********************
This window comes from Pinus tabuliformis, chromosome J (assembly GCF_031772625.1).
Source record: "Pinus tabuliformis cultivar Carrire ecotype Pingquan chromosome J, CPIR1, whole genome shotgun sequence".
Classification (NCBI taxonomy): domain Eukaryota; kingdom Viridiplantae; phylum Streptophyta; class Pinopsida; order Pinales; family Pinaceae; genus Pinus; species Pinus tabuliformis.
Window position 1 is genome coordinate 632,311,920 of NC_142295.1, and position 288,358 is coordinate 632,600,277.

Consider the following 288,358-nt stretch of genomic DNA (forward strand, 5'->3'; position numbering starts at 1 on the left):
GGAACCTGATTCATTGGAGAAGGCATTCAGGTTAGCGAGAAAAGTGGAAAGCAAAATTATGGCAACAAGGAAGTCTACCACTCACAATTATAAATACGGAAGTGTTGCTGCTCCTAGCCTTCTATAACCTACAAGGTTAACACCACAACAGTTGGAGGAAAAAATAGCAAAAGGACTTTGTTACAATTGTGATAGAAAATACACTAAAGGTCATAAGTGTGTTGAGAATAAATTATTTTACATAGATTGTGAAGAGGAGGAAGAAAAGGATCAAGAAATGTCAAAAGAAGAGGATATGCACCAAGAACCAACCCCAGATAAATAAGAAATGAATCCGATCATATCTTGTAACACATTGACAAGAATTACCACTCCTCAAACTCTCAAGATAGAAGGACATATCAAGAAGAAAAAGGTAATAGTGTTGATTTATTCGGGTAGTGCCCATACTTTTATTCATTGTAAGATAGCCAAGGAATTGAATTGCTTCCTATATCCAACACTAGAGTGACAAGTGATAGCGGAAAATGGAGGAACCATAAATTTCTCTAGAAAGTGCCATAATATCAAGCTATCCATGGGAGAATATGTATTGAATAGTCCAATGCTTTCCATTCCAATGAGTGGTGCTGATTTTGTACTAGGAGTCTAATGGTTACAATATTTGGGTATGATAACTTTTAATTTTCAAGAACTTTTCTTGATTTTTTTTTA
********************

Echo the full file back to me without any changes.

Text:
This window comes from Pinus tabuliformis, chromosome J (assembly GCF_031772625.1).
Source record: "Pinus tabuliformis cultivar Carrire ecotype Pingquan chromosome J, CPIR1, whole genome shotgun sequence".
Classification (NCBI taxonomy): domain Eukaryota; kingdom Viridiplantae; phylum Streptophyta; class Pinopsida; order Pinales; family Pinaceae; genus Pinus; species Pinus tabuliformis.
Window position 1 is genome coordinate 632,311,920 of NC_142295.1, and position 288,358 is coordinate 632,600,277.

Consider the following 288,358-nt stretch of genomic DNA (forward strand, 5'->3'; position numbering starts at 1 on the left):
GGAACCTGATTCATTGGAGAAGGCATTCAGGTTAGCGAGAAAAGTGGAAAGCAAAATTATGGCAACAAGGAAGTCTACCACTCACAATTATAAATACGGAAGTGTTGCTGCTCCTAGCCTTCTATAACCTACAAGGTTAACACCACAACAGTTGGAGGAAAAAATAGCAAAAGGACTTTGTTACAATTGTGATAGAAAATACACTAAAGGTCATAAGTGTGTTGAGAATAAATTATTTTACATAGATTGTGAAGAGGAGGAAGAAAAGGATCAAGAAATGTCAAAAGAAGAGGATATGCACCAAGAACCAACCCCAGATAAATAAGAAATGAATCCGATCATATCTTGTAACACATTGACAAGAATTACCACTCCTCAAACTCTCAAGATAGAAGGACATATCAAGAAGAAAAAGGTAATAGTGTTGATTTATTCGGGTAGTGCCCATACTTTTATTCATTGTAAGATAGCCAAGGAATTGAATTGCTTCCTATATCCAACACTAGAGTGACAAGTGATAGCGGAAAATGGAGGAACCATAAATTTCTCTAGAAAGTGCCATAATATCAAGCTATCCATGGGAGAATATGTATTGAATAGTCCAATGCTTTCCATTCCAATGAGTGGTGCTGATTTTGTACTAGGAGTCTAATGGTTACAATATTTGGGTATGATAACTTTTAATTTTCAAGAACTTTTCTTGATTTTTTTTTA